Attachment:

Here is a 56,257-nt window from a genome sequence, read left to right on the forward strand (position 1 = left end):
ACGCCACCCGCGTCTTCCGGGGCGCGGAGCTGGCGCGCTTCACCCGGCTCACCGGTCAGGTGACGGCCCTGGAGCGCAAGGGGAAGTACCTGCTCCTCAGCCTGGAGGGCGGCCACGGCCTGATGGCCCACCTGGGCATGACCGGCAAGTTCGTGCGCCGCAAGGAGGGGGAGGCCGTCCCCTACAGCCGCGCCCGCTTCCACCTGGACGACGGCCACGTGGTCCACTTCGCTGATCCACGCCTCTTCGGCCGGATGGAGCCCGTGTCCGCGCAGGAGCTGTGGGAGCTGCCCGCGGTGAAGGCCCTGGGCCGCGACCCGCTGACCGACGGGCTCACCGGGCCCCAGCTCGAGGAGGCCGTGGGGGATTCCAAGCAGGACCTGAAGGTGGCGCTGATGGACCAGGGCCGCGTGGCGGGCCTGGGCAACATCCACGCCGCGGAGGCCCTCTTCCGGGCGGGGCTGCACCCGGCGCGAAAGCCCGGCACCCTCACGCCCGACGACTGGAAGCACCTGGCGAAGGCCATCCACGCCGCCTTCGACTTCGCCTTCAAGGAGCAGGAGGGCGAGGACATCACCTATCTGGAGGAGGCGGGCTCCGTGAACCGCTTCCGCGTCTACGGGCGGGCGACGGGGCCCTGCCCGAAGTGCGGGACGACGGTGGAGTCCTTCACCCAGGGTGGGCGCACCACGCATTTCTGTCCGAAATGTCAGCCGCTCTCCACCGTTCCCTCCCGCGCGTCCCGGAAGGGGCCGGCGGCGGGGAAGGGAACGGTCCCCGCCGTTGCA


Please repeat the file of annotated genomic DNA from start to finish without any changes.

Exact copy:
Here is a 56,257-nt window from a genome sequence, read left to right on the forward strand (position 1 = left end):
ACGCCACCCGCGTCTTCCGGGGCGCGGAGCTGGCGCGCTTCACCCGGCTCACCGGTCAGGTGACGGCCCTGGAGCGCAAGGGGAAGTACCTGCTCCTCAGCCTGGAGGGCGGCCACGGCCTGATGGCCCACCTGGGCATGACCGGCAAGTTCGTGCGCCGCAAGGAGGGGGAGGCCGTCCCCTACAGCCGCGCCCGCTTCCACCTGGACGACGGCCACGTGGTCCACTTCGCTGATCCACGCCTCTTCGGCCGGATGGAGCCCGTGTCCGCGCAGGAGCTGTGGGAGCTGCCCGCGGTGAAGGCCCTGGGCCGCGACCCGCTGACCGACGGGCTCACCGGGCCCCAGCTCGAGGAGGCCGTGGGGGATTCCAAGCAGGACCTGAAGGTGGCGCTGATGGACCAGGGCCGCGTGGCGGGCCTGGGCAACATCCACGCCGCGGAGGCCCTCTTCCGGGCGGGGCTGCACCCGGCGCGAAAGCCCGGCACCCTCACGCCCGACGACTGGAAGCACCTGGCGAAGGCCATCCACGCCGCCTTCGACTTCGCCTTCAAGGAGCAGGAGGGCGAGGACATCACCTATCTGGAGGAGGCGGGCTCCGTGAACCGCTTCCGCGTCTACGGGCGGGCGACGGGGCCCTGCCCGAAGTGCGGGACGACGGTGGAGTCCTTCACCCAGGGTGGGCGCACCACGCATTTCTGTCCGAAATGTCAGCCGCTCTCCACCGTTCCCTCCCGCGCGTCCCGGAAGGGGCCGGCGGCGGGGAAGGGAACGGTCCCCGCCGTTGCA